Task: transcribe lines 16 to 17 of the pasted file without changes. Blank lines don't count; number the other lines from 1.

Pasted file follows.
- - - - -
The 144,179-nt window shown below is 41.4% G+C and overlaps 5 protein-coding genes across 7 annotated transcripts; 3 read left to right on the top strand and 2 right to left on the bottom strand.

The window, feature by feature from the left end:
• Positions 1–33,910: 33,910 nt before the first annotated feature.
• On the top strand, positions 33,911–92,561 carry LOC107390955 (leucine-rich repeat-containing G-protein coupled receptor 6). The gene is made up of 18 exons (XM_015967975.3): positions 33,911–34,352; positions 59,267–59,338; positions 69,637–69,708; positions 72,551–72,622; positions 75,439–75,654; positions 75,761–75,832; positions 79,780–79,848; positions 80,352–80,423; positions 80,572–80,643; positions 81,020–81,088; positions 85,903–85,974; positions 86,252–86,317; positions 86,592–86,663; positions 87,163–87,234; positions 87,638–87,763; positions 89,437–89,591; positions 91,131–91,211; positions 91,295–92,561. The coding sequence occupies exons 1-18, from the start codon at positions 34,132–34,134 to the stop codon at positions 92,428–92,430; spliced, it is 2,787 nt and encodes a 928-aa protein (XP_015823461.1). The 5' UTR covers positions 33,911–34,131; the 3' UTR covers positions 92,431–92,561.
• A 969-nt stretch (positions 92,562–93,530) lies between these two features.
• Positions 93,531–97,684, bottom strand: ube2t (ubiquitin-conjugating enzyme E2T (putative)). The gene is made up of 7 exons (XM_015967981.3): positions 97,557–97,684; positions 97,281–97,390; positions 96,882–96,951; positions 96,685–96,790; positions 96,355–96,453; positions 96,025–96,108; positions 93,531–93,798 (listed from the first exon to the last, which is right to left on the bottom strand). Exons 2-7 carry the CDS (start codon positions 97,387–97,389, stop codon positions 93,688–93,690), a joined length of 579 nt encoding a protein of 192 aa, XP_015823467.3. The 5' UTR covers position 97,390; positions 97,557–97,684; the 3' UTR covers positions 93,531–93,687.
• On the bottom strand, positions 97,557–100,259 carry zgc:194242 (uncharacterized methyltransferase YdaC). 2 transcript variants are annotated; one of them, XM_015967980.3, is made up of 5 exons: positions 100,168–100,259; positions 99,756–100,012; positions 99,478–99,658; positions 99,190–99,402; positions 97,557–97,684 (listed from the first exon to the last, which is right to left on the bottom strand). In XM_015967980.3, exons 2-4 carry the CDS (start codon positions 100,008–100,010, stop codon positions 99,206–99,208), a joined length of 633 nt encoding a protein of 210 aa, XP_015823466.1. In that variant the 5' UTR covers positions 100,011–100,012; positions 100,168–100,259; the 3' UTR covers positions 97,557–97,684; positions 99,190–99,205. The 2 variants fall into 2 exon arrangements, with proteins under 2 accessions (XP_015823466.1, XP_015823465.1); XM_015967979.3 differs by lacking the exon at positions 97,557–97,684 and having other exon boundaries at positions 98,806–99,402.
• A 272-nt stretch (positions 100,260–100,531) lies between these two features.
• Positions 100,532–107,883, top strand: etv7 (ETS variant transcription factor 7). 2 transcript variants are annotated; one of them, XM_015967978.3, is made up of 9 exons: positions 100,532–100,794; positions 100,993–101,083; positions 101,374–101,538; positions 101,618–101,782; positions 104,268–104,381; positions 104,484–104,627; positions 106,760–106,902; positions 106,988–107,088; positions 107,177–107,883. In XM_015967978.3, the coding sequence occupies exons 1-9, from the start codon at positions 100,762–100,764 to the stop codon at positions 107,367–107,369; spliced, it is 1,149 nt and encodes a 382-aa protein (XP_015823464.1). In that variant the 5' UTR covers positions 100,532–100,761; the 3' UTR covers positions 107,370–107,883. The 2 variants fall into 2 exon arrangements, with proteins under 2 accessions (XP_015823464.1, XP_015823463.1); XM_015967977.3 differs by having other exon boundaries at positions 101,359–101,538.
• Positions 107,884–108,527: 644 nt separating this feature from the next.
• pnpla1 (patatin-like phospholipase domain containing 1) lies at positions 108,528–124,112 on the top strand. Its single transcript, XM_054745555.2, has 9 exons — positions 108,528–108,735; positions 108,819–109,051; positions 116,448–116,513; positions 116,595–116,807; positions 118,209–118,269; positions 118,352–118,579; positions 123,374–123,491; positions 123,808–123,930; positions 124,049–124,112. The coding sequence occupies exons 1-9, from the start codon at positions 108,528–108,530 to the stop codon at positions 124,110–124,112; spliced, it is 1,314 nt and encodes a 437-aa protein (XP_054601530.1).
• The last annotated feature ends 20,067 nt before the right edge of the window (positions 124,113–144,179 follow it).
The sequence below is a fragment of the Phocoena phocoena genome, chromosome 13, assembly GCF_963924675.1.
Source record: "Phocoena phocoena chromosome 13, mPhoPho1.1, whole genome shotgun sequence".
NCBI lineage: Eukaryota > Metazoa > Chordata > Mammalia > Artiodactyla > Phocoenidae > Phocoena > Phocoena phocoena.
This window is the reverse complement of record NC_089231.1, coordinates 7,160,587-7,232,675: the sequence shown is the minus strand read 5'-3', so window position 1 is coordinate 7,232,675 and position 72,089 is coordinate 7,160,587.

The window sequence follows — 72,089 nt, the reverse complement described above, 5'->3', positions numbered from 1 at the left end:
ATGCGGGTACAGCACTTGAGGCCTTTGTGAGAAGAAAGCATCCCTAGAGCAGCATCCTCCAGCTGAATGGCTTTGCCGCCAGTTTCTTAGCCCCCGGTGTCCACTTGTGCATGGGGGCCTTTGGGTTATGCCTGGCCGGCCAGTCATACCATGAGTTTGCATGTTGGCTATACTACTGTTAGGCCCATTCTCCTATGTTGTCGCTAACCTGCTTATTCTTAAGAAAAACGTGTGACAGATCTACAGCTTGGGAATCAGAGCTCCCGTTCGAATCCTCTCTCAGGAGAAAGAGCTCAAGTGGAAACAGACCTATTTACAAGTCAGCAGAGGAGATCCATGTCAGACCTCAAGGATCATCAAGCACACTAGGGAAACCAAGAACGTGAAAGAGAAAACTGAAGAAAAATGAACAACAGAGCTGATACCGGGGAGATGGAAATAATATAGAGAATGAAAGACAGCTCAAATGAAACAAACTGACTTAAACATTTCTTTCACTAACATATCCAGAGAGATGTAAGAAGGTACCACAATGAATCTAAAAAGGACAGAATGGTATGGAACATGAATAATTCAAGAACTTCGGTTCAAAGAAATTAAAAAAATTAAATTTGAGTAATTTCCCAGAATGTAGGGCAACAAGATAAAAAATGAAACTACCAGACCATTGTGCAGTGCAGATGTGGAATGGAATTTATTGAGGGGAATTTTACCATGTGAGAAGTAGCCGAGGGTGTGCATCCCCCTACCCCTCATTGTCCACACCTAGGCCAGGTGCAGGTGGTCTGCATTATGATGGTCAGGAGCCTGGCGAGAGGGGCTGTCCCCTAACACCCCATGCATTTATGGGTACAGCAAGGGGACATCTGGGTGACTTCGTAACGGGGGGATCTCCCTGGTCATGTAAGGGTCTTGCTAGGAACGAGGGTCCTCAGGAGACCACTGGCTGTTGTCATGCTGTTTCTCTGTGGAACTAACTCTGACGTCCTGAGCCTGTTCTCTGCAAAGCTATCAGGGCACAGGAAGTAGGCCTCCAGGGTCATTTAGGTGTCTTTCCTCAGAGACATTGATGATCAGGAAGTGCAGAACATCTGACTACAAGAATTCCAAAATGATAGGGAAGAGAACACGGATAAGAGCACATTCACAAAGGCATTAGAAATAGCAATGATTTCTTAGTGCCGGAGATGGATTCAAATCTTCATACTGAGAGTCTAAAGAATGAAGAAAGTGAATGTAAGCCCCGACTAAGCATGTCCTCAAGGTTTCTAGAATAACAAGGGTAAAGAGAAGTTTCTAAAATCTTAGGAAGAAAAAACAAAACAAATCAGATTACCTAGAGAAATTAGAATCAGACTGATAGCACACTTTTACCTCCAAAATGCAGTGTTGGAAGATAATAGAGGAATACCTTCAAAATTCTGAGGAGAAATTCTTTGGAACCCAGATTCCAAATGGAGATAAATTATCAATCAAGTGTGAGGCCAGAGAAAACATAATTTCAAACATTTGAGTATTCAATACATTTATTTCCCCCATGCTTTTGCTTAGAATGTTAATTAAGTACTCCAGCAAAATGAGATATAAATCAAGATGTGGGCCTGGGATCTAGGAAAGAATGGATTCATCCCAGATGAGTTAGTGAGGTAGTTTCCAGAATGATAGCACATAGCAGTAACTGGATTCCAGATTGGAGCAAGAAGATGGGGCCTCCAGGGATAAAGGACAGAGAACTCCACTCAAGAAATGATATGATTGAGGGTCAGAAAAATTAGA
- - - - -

This window is the reverse complement of record NC_089231.1, coordinates 7,160,587-7,232,675: the sequence shown is the minus strand read 5'-3', so window position 1 is coordinate 7,232,675 and position 72,089 is coordinate 7,160,587.

The window sequence follows — 72,089 nt, the reverse complement described above, 5'->3', positions numbered from 1 at the left end: